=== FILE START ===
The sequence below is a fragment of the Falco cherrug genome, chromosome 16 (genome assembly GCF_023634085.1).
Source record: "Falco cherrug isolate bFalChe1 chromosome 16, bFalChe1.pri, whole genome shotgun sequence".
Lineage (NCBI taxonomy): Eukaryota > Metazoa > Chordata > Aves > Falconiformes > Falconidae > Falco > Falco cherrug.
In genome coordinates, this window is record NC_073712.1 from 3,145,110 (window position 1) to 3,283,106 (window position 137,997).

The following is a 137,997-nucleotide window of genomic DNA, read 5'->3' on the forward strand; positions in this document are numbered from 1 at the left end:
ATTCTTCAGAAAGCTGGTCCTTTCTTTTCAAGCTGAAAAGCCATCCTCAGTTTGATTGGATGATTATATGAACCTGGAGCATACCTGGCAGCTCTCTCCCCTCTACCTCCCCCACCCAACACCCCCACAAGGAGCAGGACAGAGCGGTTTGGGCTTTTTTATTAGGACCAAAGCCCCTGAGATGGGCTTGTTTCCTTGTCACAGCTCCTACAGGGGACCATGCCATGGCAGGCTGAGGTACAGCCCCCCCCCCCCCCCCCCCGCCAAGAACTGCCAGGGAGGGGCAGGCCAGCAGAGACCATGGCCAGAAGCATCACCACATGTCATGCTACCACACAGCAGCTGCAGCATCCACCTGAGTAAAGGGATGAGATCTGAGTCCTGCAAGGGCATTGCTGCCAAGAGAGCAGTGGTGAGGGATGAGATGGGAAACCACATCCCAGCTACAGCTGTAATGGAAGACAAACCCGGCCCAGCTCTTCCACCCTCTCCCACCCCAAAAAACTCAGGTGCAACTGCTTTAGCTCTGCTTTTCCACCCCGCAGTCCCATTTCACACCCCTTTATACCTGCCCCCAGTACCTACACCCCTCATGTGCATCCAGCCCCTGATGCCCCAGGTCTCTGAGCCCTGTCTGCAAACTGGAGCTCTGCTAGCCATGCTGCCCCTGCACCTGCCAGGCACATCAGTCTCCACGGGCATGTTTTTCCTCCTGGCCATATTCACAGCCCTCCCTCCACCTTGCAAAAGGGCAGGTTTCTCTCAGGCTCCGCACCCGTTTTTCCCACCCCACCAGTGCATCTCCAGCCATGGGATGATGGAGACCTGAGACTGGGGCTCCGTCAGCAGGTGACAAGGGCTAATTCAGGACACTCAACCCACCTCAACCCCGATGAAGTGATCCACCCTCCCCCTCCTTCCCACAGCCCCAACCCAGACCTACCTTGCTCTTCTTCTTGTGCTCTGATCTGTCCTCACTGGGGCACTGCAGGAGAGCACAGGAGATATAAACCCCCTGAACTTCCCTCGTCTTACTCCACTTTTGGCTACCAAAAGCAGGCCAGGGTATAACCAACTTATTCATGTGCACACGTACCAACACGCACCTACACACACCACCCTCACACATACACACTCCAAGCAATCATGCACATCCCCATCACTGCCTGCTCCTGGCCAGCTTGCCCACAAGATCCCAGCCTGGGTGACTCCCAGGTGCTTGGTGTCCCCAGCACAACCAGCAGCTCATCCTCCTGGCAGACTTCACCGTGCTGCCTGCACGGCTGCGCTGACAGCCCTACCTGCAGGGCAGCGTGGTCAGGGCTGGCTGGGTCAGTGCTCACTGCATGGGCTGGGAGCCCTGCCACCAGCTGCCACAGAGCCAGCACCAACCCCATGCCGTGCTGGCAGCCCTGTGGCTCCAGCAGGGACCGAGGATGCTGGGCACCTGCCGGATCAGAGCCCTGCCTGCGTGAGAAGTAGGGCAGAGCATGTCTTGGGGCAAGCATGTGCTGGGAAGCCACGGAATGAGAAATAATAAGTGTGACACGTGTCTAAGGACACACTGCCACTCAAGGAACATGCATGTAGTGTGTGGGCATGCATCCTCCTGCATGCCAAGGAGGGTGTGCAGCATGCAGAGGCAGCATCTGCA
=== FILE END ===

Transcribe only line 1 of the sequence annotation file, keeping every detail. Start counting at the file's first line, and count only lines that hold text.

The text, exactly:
The sequence below is a fragment of the Falco cherrug genome, chromosome 16 (genome assembly GCF_023634085.1).